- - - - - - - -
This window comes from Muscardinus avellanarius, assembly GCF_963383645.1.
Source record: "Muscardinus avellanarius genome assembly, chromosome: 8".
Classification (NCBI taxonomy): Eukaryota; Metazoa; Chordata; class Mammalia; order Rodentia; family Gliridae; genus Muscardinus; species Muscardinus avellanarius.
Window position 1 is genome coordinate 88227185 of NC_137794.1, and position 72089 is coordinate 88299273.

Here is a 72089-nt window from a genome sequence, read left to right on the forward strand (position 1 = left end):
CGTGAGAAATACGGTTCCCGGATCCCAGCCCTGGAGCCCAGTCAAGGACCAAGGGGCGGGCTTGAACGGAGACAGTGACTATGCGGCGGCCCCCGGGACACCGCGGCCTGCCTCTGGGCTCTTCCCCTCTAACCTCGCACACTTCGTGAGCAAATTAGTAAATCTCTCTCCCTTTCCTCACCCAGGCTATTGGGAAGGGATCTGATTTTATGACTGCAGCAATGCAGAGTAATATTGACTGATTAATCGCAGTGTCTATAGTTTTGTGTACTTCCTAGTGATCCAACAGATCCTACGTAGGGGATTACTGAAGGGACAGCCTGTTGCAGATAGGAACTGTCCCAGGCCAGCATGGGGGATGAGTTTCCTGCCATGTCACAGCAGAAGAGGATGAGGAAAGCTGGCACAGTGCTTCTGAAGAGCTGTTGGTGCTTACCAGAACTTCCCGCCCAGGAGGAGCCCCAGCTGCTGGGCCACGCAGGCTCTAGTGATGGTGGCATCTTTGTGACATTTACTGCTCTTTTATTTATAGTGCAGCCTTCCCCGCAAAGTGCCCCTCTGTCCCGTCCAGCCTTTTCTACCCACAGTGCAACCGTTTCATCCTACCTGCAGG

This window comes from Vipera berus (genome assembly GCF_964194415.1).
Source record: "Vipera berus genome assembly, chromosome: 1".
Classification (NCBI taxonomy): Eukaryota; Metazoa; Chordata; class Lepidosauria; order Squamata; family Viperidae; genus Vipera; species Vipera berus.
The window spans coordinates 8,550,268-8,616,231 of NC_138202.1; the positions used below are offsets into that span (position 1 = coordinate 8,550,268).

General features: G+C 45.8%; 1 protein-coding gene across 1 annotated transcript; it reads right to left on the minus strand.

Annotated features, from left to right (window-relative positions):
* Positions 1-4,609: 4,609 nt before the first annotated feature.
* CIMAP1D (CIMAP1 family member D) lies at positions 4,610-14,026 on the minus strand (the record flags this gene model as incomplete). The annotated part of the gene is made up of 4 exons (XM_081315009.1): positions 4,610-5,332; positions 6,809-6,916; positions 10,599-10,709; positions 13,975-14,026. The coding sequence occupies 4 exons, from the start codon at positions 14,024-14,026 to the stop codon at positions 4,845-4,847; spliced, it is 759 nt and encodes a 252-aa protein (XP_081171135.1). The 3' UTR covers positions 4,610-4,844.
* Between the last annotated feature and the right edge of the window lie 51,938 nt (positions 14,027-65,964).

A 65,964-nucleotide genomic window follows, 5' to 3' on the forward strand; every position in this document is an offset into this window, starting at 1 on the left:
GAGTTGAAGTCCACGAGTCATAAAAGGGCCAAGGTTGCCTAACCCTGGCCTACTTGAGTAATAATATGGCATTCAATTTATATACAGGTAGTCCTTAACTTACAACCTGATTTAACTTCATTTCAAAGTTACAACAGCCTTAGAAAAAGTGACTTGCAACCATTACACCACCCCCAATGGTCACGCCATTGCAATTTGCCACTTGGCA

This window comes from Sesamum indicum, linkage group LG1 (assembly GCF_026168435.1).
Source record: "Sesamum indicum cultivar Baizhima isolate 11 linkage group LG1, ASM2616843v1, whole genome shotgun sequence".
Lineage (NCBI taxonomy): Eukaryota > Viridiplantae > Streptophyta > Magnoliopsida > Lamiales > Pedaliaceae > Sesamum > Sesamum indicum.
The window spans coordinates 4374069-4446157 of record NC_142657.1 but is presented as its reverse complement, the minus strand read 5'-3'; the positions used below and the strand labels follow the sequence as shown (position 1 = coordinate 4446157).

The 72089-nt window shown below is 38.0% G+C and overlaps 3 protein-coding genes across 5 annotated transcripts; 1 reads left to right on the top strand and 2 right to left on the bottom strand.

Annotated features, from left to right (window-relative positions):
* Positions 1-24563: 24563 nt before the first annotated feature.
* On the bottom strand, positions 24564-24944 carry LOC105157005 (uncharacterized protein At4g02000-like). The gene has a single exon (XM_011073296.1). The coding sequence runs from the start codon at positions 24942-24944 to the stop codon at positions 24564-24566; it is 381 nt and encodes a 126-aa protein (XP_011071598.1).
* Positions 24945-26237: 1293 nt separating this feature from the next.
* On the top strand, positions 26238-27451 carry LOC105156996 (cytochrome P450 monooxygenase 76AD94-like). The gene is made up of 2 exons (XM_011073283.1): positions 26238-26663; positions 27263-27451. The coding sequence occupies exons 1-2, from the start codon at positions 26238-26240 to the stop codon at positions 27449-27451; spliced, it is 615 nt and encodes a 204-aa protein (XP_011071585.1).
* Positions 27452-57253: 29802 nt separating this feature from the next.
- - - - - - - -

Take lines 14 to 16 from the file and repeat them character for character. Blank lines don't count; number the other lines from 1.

* CIMAP1D (CIMAP1 family member D) lies at positions 4,610-14,026 on the minus strand (the record flags this gene model as incomplete). The annotated part of the gene is made up of 4 exons (XM_081315009.1): positions 4,610-5,332; positions 6,809-6,916; positions 10,599-10,709; positions 13,975-14,026. The coding sequence occupies 4 exons, from the start codon at positions 14,024-14,026 to the stop codon at positions 4,845-4,847; spliced, it is 759 nt and encodes a 252-aa protein (XP_081171135.1). The 3' UTR covers positions 4,610-4,844.
* Between the last annotated feature and the right edge of the window lie 51,938 nt (positions 14,027-65,964).

A 65,964-nucleotide genomic window follows, 5' to 3' on the forward strand; every position in this document is an offset into this window, starting at 1 on the left: